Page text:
We simply cannot talk about the emergence of the crime/thriller genre within the American cinema without mentioning John Houston’s contribution to the cause. The 1940s were a difficult time for Cinema; some directors at the time were seeking to experiment, some were seeking to entertain and some were seeking to send strong messages forward. However, there were a few auteurs whose main focuses were to create strong, solid films with a riveting plot and great characters that their audience will remember. John Houston was one of these auteurs; he’s given us an abundance of films that will constantly remind us of the John Houston cinematic style. The Maltese Falcon, his debut feature film; is the prime example.
How to Stream or Download The Maltese Falcon (1941) Full Movie Online
You can stream it or you can download The Maltese Falcon by clicking the Download button at the end of this review. If you like old black and white movies, check out also our reviews of Rebecca (1940), Citizen Kane (1941), and Casablanca (1942).
The Movie Review
In 1941, two private investigators Sam Spade and Miles Archer get a case to find a missing girl, the sister of their client Ruth Wonderly. However, the story spirals as Miles Archer is murdered in the search of the missing girl, and Sam Spade is left wondering how he might have gotten caught up in this mess. The film is a full-out detective noir thriller from here on, where Sam Spade is consistently on the back foot against the much more organized and planned-out villainous figures lurking in the shadows.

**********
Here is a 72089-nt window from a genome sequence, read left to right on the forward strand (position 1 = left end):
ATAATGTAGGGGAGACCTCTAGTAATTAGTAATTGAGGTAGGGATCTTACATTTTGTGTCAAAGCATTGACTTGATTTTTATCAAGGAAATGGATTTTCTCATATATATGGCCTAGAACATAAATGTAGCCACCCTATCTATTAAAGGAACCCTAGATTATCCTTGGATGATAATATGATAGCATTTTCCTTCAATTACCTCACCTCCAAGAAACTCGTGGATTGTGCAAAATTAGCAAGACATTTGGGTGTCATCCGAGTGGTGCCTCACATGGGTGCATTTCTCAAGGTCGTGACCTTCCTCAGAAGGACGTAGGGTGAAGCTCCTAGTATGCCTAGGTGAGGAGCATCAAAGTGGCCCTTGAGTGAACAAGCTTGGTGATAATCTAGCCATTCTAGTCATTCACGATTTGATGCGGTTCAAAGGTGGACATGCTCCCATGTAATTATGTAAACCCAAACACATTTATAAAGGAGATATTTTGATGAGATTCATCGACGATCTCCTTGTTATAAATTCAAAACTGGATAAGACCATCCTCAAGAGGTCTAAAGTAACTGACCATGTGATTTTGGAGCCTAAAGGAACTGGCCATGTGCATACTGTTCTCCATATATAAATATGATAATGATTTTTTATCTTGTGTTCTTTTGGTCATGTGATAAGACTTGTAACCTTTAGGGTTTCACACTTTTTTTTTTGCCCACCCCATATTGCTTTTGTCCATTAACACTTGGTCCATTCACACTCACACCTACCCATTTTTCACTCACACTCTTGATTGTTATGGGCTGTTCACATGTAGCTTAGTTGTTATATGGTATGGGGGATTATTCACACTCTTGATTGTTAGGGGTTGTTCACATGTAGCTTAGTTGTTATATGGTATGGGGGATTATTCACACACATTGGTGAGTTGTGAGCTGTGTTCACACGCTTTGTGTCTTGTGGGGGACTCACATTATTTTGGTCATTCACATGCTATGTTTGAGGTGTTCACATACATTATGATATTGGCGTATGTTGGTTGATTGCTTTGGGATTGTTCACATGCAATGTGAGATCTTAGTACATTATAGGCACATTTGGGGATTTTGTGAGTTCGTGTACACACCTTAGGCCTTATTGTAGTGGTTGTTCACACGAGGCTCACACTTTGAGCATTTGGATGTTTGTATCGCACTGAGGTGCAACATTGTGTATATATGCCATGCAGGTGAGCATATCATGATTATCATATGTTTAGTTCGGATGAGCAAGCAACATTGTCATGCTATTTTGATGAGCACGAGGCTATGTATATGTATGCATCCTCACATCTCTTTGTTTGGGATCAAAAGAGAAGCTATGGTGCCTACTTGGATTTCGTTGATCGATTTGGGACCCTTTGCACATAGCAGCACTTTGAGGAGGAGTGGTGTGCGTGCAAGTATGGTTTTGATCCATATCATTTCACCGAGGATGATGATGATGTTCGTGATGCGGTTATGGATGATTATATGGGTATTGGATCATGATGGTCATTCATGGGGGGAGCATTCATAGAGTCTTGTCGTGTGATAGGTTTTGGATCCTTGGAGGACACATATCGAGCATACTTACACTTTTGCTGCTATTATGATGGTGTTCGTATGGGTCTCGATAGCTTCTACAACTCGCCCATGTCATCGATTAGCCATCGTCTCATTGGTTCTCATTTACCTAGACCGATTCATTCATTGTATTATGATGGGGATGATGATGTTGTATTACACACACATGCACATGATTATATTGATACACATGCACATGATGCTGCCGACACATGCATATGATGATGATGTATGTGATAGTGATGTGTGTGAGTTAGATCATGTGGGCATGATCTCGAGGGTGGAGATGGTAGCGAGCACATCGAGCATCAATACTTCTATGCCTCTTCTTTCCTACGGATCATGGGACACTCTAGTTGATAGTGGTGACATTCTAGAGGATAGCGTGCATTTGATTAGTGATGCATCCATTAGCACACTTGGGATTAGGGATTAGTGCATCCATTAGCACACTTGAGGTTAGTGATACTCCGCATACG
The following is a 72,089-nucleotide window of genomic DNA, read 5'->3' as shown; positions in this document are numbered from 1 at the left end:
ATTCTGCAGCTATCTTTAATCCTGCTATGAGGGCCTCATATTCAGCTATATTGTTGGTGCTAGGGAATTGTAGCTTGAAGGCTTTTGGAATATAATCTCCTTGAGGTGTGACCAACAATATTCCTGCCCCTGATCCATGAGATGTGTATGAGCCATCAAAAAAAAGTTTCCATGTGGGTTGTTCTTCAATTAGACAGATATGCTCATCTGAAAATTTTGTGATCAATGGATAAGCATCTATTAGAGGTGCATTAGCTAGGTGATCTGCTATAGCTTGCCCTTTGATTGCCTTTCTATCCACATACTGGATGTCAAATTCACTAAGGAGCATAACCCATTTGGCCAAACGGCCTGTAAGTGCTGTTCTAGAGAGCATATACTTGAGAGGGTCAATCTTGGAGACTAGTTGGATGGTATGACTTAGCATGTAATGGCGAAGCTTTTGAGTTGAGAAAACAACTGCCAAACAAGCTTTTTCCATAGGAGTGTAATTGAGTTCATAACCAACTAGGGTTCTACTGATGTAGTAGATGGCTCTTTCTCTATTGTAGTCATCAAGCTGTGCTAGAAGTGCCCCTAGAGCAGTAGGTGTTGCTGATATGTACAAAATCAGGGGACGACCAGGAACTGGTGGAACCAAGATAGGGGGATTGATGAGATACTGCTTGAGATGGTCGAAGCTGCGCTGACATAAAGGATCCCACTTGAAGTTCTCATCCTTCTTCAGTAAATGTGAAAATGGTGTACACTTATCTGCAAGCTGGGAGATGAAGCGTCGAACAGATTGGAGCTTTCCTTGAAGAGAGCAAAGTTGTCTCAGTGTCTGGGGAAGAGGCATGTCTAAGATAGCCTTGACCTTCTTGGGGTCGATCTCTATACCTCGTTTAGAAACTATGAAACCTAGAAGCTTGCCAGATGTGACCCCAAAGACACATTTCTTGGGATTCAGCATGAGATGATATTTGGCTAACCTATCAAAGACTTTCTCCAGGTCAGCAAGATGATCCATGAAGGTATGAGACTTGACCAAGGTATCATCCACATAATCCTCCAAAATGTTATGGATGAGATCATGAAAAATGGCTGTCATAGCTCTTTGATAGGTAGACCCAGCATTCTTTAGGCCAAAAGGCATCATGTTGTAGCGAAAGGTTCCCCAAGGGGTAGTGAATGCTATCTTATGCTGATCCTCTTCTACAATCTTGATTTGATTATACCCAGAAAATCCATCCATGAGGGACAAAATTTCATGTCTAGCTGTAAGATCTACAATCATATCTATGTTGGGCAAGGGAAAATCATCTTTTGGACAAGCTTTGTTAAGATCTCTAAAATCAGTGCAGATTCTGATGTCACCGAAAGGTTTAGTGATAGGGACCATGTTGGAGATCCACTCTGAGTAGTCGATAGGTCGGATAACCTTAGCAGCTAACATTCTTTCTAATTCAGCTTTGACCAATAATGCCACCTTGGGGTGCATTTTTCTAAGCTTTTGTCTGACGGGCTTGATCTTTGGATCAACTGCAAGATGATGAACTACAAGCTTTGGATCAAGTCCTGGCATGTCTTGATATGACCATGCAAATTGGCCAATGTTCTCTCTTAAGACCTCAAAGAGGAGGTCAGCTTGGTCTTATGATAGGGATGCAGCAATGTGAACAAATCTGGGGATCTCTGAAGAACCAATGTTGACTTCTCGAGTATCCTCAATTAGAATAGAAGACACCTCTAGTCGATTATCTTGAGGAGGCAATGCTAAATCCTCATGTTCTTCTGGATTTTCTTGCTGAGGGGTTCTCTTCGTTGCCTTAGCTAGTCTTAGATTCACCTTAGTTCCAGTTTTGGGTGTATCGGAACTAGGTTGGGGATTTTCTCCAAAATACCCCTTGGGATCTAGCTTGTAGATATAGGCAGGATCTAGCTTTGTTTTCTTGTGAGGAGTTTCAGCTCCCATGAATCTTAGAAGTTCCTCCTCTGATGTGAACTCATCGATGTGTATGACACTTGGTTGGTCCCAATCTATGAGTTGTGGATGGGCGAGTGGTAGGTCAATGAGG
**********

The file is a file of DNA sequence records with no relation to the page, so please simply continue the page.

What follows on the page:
To talk about The Maltese Falcon’s story any more than I already have would be sacrilege, it is a film that you should go into blind, without knowing any story details. John Houston’s 1941 noir film focuses on some of the darker aspects of human nature but brings it to light within a more respectable and light-hearted manner to the big screen.
This keeps the serious story from becoming too brutal to watch and keeps the dark characters from being too unlikeable to root for. That is the best part of this film as well, the incredibly well-written characters.
You must understand that John Houston’s films aren’t usually as character-driven as The Maltese Falcon, and they focus more upon the predicament that these characters have found themselves in rather than their actual personalities and what they do. However, within the context of The Maltese Falcon; each and every character is fleshed out through the film’s duration. Characters such as Sam Spade, Ruth Wonderly, Floyd Thursby and even the comic relief side character “Fat Man” are all well developed.
The cinematography in The Maltese Falcon is another aspect of why it was so popular, it pioneered some of the most popular techniques that are used in action films, or just all sorts of contemporary films in general. The film used low-key lighting to showcase the darker undertones of these characters; this film used the same method of highlighting characters’ personalities through strong or darker lighting. The angles in the film were sharp and arresting; each frame would focus on not just the character but on their surroundings and even a little bit on their motives.
When it comes to the acting, you know you can never go wrong with Humphrey Bogart as the lead. However, Houston went ten steps ahead and got some huge names even in the rest of the cast; Mary Astor as Ruth Wonderly, Sydney Greenstreet, Barton MacLane, Gladys George, and Lee Patrick were also prominently featured characters in the film. Bogart’s performance in particular was the carrier pigeon for this film, as it elevated each scene that he was in and each emotion he displayed worked poetically with the camera.
The Bottom Line
To conclude, The Maltese Falcon is a pioneering film in not just the Noir Crime/Thriller genre, but for cinema as a whole. Introducing stark new angles, new ways to tell stories, and deep ways to design characters as well as showcasing how strong of a role the lighting can play in films. John Houston’s debut feature film had one of the most powerful impacts on cinema, and as such the importance of the film can never be downplayed.